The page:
Some folks embrace change, some avoid it at all costs. I’m somewhere in the middle. Liz here, with the latest from last week at Dancing Rabbit.
I’m fully in the flow this spring and summer cooking for the visitor sessions, two so far, and cooking breakfast for workshops at the Mercantile, six so far this year, and inn guests. I’m able to meet visitors, chat, and remember their faces and most of their names. By fall, Dancing Rabbit village will have hosted close to 300 people: housing them, feeding them, spending an hour or two showing them around the village, getting to know them beyond the surface level, and in different ways, passing along the message of personal and cultural growth and transformation.
I have some personal changes to share. For me, being at Dancing Rabbit has provided a safe, kind place for me to be able to recognize areas of holding back, knowing and accepting myself more, and synchronizing my outer and inner experiences. Each step I take to synchronize these things leads to transformation. So in the interest of full commitment to transformation, I flew to California, rented a 16-foot moving van and loaded my belongings into it along with my daughter’s things and her boyfriend’s things and we migrated back to Dancing Rabbit, moving to synchronize our need for community with living in community.
There has been something about having all of my essential things around me—not being split between two places—that has made me feel more deeply rooted at DR. Grief and sadness wells up out of me along with joy and gratitude about this amazing life I say yes to and about leaving my former life behind me. I have my children nearby and friends all around me and my heart is beginning to heal from all the changes I’ve been through in the last several years.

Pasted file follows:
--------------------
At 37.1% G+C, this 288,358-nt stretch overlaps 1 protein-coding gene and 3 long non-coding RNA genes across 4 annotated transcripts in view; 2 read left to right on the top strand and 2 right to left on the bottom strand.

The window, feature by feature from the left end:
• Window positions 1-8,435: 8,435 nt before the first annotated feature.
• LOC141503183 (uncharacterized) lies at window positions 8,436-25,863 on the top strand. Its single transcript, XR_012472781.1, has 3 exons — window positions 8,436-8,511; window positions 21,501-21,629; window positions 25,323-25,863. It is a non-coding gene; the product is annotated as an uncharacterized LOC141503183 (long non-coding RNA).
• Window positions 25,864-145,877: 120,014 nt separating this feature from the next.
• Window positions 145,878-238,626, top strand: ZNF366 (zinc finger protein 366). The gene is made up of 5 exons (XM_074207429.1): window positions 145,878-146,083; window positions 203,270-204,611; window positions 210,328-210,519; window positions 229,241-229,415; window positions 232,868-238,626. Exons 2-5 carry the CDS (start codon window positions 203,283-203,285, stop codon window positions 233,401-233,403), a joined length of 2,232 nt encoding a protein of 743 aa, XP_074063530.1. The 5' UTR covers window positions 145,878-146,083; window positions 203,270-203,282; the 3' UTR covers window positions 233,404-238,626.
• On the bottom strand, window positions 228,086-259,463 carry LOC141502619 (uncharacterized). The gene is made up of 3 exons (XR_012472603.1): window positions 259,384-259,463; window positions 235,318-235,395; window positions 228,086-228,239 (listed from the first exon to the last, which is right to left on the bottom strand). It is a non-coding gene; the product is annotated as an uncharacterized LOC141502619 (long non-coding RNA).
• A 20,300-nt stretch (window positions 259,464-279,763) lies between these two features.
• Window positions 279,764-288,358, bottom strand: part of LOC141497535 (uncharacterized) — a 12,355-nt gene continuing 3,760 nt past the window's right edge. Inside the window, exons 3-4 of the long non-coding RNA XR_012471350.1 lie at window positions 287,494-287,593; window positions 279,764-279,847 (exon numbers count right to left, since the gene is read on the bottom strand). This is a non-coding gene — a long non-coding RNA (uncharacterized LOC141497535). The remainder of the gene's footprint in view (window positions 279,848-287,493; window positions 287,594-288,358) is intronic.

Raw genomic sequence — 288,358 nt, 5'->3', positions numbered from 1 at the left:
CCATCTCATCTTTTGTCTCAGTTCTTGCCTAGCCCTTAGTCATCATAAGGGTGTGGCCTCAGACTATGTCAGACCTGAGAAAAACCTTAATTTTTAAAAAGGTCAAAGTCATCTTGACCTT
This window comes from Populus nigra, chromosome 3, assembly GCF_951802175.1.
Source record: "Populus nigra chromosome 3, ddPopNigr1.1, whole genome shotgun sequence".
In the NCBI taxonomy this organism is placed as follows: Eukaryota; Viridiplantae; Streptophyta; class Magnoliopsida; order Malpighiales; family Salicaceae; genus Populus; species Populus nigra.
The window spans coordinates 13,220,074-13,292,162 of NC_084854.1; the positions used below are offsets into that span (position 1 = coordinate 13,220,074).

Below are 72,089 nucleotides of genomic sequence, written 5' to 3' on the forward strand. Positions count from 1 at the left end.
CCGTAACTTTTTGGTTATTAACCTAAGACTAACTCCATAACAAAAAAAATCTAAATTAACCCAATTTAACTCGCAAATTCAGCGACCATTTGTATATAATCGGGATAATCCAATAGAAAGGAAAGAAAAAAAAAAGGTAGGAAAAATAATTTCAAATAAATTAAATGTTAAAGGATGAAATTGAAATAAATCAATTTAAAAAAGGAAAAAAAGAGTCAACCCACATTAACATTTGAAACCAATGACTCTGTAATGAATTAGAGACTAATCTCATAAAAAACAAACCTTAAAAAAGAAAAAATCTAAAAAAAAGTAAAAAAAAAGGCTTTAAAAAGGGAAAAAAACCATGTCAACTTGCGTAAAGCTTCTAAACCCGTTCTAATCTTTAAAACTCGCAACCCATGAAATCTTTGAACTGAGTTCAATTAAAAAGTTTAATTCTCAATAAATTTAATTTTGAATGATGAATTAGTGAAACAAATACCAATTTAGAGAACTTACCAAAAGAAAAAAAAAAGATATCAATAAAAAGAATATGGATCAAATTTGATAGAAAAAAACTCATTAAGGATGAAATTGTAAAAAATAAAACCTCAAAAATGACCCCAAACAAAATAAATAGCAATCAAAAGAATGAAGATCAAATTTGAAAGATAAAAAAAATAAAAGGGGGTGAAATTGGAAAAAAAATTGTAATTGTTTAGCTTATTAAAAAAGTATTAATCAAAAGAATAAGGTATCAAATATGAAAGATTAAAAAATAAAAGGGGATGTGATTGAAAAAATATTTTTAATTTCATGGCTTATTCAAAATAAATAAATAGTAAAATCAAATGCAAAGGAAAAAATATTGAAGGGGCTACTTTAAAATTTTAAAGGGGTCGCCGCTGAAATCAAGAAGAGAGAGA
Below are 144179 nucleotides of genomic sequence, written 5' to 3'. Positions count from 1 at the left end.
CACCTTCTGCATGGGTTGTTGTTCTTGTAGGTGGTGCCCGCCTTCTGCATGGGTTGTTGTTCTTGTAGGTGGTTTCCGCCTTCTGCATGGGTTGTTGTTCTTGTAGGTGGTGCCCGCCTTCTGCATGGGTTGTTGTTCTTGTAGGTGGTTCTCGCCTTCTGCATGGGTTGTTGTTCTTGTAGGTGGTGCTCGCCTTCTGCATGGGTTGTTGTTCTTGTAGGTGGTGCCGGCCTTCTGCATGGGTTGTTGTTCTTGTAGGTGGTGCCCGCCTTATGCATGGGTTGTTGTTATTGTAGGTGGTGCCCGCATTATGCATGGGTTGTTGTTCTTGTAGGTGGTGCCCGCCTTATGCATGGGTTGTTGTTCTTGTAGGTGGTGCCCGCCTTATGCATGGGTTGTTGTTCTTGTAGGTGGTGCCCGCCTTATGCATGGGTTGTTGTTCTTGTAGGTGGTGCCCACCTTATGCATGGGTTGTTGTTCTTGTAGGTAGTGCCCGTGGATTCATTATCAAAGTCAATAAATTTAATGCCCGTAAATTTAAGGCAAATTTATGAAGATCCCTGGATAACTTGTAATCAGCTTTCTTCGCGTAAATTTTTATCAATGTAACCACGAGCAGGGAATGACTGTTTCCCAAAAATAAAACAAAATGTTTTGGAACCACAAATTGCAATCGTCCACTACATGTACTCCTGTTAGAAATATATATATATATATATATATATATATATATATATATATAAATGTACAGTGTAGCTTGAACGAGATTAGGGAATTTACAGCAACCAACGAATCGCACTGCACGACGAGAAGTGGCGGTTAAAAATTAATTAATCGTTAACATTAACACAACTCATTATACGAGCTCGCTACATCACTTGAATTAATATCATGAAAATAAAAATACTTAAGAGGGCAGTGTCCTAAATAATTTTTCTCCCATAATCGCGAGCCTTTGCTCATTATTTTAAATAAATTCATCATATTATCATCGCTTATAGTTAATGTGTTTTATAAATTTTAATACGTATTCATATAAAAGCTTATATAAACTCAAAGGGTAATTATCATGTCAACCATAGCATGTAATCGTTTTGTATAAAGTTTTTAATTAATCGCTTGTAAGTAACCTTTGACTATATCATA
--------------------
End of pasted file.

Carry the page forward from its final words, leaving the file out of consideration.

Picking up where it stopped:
I attended a Restorative Circle for the first time, along with ten other Rabbits. The idea of Restorative Circles is to give everyone involved in a conflict the chance to have their say with the hope that some resolution, understanding, or closure will emerge. I admire the patience, goodwill, and perseverance I observed on the part of the attendees and the facilitator. We practiced reflective listening, where someone repeats back what they have heard, aided by the group for pieces that felt important to note, until everyone had a chance to speak. The group then moved on to a plan for going forward including a follow-up circle several months from now to see how feelings have shifted.
The heat in recent weeks has been stultifying, stupefying, and oppressive. The humidity hasn’t reached its height, so I feel I can’t use as many superlatives to describe it. Whenever I leave the coolness of my straw bale house, I take shelter under my wide-brimmed hat. I wear sunglasses to protect my retinas from the glare and I take a page from people who live in harsher, warmer climates for what to wear, which seemed counterintuitive until I tried it, wearing light silky material that doesn’t cling and dries quickly, and covering up to conserve body moisture. Moving slowly is a priority. And yet, I wouldn’t have it any other way.
Just like in the dead of winter, I yearn to slow down, to take the climate and the season into consideration and to simplify, changing the rhythm of my days in response to the weather. So for the last week or so I’ve been getting up at 5 am and meeting my son, Graham, in Cob’s lower garden and we work for several hours before the sun peeks above the trees and suddenly there is a warming of the air and work becomes an effort. Doing this every day makes me feel accomplished and I can polish this accomplishment later in the day when simply getting out of my chair requires effort.